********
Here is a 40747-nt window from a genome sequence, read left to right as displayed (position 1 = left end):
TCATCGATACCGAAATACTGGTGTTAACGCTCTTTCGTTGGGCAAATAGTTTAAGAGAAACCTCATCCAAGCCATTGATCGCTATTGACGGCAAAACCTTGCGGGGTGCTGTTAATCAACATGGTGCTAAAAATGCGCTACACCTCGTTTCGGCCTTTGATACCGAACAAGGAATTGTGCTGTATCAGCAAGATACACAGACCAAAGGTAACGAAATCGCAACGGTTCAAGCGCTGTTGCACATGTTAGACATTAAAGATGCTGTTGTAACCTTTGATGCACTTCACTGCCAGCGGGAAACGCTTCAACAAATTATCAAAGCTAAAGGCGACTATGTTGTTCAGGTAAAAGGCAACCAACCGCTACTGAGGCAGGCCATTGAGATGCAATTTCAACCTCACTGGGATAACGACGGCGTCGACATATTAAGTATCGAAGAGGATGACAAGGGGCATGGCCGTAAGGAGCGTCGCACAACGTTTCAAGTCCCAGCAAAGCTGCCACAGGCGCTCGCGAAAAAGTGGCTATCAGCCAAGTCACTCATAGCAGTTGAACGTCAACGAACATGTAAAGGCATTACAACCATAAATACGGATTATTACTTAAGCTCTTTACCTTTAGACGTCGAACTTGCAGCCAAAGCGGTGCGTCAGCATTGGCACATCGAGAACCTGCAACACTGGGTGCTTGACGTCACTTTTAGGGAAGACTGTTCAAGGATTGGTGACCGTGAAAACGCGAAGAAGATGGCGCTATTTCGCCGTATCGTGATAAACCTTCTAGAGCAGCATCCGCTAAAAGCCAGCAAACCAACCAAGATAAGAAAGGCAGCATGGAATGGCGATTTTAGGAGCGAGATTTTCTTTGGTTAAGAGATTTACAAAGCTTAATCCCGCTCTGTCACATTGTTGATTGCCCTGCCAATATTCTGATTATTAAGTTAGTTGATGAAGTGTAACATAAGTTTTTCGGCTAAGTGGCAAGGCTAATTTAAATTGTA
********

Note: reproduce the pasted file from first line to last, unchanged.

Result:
Here is a 40747-nt window from a genome sequence, read left to right as displayed (position 1 = left end):
TCATCGATACCGAAATACTGGTGTTAACGCTCTTTCGTTGGGCAAATAGTTTAAGAGAAACCTCATCCAAGCCATTGATCGCTATTGACGGCAAAACCTTGCGGGGTGCTGTTAATCAACATGGTGCTAAAAATGCGCTACACCTCGTTTCGGCCTTTGATACCGAACAAGGAATTGTGCTGTATCAGCAAGATACACAGACCAAAGGTAACGAAATCGCAACGGTTCAAGCGCTGTTGCACATGTTAGACATTAAAGATGCTGTTGTAACCTTTGATGCACTTCACTGCCAGCGGGAAACGCTTCAACAAATTATCAAAGCTAAAGGCGACTATGTTGTTCAGGTAAAAGGCAACCAACCGCTACTGAGGCAGGCCATTGAGATGCAATTTCAACCTCACTGGGATAACGACGGCGTCGACATATTAAGTATCGAAGAGGATGACAAGGGGCATGGCCGTAAGGAGCGTCGCACAACGTTTCAAGTCCCAGCAAAGCTGCCACAGGCGCTCGCGAAAAAGTGGCTATCAGCCAAGTCACTCATAGCAGTTGAACGTCAACGAACATGTAAAGGCATTACAACCATAAATACGGATTATTACTTAAGCTCTTTACCTTTAGACGTCGAACTTGCAGCCAAAGCGGTGCGTCAGCATTGGCACATCGAGAACCTGCAACACTGGGTGCTTGACGTCACTTTTAGGGAAGACTGTTCAAGGATTGGTGACCGTGAAAACGCGAAGAAGATGGCGCTATTTCGCCGTATCGTGATAAACCTTCTAGAGCAGCATCCGCTAAAAGCCAGCAAACCAACCAAGATAAGAAAGGCAGCATGGAATGGCGATTTTAGGAGCGAGATTTTCTTTGGTTAAGAGATTTACAAAGCTTAATCCCGCTCTGTCACATTGTTGATTGCCCTGCCAATATTCTGATTATTAAGTTAGTTGATGAAGTGTAACATAAGTTTTTCGGCTAAGTGGCAAGGCTAATTTAAATTGTA